SOUTHERN PENNSYLVANIA HISTORICAL AUTO RACING COMMISSION
In Conjunction With
MUSEUM of SPEED at THE BEDFORD FAIRGROUNDS
3rd Quarter 2020
The history books will someday show that very few activities or events in 2020 resembled life as we knew it prior to this year. Virtually everything was affected by either a postponement, total cancellation, or a modified agenda. Race tracks waited for the maximum restrictions to be lifted, then like many other businesses they cautiously opened with overwhelming support from the racers and the racing community for the balance of the season. However, schedules were modified and as a result some special events had to be eliminated due to the reduced length of the season.
The Southern Pennsylvania Historical Auto Racing Commission was adversely affected by missing out on several opportunities for fundraising events. The Museum organization was working in conjunction with Bedford Speedway to promote and stage a Saturday event featuring track time for our region’s vintage race cars from yesteryear. Circle track hot rods from several clubs also were to be given time to showcase their skills with a class of cars from a bygone era. It was to have been a full day for these owners to relive memories and display this type of racing equipment which they are most passionate about.
The Museum Members were also planning a formal program for existing Members of the Bedford Speedway Hall of Fame, along with an Official Induction Ceremony for new Members. The Induction of two gentlemen eventually did take place before the Labor Day 55 lap event for the Super Late Models. Altoona’s Tom Gill was posthumously inducted as the former team owner of the very recognizable and front running Super Late Model# 55. Tom also worked in numerous capacities for a number of years at both Bedford and Hesston Speedways. He was respected by the racing fraternity for his dedication to the sport that he and his wife Mary Ann shared together. The other honoree was the National Dirt Hall of Fame driver Gary Stuhler. The Greencastle veteran has over 350 career feature wins to his credit extending back to 1975, when he won the 3rd race he entered at Lincoln. Gary’s 27 wins at Bedford positions him 4th on the all-time feature wins list, including the 2007 Labor Day 55. Stuhler continues to be one of the most popular drivers on the area’s late model circuit. The MoS was honored to be part of this presentation.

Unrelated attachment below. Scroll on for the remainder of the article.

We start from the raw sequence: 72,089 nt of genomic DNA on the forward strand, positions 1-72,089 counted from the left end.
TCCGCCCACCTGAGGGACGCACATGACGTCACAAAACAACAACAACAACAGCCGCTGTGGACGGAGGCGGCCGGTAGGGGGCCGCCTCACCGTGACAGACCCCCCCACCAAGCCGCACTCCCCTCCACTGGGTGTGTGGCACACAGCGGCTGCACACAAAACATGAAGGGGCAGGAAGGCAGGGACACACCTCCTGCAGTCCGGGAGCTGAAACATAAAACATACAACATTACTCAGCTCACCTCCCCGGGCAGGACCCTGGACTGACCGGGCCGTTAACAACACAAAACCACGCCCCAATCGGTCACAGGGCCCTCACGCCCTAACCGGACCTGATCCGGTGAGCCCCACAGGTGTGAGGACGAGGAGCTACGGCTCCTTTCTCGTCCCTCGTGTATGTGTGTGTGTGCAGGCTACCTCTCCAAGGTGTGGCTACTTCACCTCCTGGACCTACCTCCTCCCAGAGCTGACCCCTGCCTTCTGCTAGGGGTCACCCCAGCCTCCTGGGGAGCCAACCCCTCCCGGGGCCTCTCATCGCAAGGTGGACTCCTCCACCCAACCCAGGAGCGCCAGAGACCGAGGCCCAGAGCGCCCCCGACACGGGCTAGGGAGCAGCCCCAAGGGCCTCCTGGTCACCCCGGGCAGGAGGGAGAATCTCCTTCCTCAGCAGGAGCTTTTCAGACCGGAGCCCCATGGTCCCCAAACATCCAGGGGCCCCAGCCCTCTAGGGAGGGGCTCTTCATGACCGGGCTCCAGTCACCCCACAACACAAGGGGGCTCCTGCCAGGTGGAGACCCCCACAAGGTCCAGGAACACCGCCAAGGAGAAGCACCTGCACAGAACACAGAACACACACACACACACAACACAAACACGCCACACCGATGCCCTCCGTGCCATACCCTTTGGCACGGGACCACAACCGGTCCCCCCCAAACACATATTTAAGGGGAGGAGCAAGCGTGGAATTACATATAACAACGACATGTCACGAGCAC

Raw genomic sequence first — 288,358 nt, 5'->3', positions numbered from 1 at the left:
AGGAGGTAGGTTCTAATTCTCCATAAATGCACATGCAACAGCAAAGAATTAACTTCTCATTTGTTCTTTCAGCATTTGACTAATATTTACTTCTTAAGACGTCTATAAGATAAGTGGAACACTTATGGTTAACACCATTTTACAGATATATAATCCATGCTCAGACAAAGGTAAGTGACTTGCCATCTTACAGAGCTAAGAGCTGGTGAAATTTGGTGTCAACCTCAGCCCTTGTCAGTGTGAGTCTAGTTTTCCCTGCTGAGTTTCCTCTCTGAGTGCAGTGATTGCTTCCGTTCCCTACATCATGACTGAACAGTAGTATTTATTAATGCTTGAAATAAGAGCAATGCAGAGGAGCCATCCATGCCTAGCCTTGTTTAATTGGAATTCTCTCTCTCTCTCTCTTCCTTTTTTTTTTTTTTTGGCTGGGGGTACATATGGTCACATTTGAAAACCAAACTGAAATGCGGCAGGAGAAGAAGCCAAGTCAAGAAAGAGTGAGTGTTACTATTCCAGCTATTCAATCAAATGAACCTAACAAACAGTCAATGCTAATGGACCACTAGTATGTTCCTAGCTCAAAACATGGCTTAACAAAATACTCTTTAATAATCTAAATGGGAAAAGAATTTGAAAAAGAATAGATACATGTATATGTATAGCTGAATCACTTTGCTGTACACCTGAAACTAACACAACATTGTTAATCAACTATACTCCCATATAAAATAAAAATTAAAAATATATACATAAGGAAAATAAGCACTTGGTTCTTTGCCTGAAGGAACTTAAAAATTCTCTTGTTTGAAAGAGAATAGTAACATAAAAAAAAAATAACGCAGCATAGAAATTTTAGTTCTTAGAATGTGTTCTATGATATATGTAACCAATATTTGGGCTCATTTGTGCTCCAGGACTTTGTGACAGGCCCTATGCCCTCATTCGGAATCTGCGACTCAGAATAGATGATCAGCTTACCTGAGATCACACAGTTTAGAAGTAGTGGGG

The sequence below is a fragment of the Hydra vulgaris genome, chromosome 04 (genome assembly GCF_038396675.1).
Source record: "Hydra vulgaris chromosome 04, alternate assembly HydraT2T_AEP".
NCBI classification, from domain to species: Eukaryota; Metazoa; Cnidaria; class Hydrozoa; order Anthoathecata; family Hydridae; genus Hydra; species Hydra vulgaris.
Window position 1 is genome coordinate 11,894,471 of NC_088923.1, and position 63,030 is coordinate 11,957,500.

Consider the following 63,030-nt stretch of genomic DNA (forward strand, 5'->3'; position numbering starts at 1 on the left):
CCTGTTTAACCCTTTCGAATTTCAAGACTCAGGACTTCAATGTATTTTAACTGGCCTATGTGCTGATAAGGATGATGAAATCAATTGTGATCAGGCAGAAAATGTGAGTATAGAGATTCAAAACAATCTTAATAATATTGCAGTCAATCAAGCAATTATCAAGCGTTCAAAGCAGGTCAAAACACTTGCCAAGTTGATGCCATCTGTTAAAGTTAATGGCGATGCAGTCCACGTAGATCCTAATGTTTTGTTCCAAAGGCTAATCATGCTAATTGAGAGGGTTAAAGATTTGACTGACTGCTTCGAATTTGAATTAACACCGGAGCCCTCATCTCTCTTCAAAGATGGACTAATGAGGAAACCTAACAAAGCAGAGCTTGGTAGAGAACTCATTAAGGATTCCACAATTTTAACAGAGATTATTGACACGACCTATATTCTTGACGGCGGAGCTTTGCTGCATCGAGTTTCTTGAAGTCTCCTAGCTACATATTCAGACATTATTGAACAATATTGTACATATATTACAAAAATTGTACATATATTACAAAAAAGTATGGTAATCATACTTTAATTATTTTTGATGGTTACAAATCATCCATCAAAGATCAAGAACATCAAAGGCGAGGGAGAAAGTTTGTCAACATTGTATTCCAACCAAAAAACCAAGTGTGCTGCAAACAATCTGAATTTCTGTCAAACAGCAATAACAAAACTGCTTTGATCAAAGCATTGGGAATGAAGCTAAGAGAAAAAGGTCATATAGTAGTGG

The MoS Members were able to sell Museum related items during the season in their booth under the grandstand at Bedford. We sincerely appreciate the support and friendship from the fans and thank promoter Joe Padula for his cooperation. We also want to mention Advisory Board Member Bill Henderson for
his many volunteer hours operating the sales table.
This month’s episode of, “As The Memories Turn,” will take us back to 1964/65. Never in the history of The Bedford Fairgrounds and its historic race track was there a more crucial time when auto racing, especially weekly racing, may have never materialized. In late 1964 a group of Western PA investors had an opportunity to acquire a gaming license from the State to operate a pari-mutuel horse racing facility. The group chose Bedford as the ideal location due to multiple factors, including its roads, motels, and the proximity to larger urban areas. At the time Bedford was considered a trucking town with several major companies maintaining terminals at the turnpike interchange. The developers also had a retainer on a large parcel of mountain ground adjoining the fairgrounds to the south. This area was to be developed for residential building lots, a golf course, and a ski resort on Wills Mountain. The creation of the Sports Complex was estimated to be a 6 million dollar investment by the group at the time. But everything hinged on the group’s ability to race horses and offer legalized wagering. The wheels were in motion, and so was the controversy. In 1965 there was no PA Lottery, no scratch off tickets, no church bingos, and no gun raffles. So, the battle lines were soon drawn, with the urban communities like Bedford and Everett supporting the project due to the economic impact it would provide the County, plus the anticipated tax revenue it would generate. However, the rural regions of the County were led in part by Clergy Members who were outspoken and vehement about how gambling would permeate throughout our communities. As winter turned into spring the rhetoric only intensified between the two factions as the developers waited for approval to start work. They also kept reminding everyone that if horse racing was not part of the equation, they would withdraw their offer to proceed with the project. So, it was determined that the only way to settle the debate fairly and give the public a voice in the decision was to put it on the 1965 spring ballot as a referendum. So on Tuesday, May 18th, 1965, Bedford County voters went to the polls in record numbers to determine the immediate future of the region.
In part 2 in the next newsletter we will reveal the results of the vote and examine the consequence of that day and its long-term significance.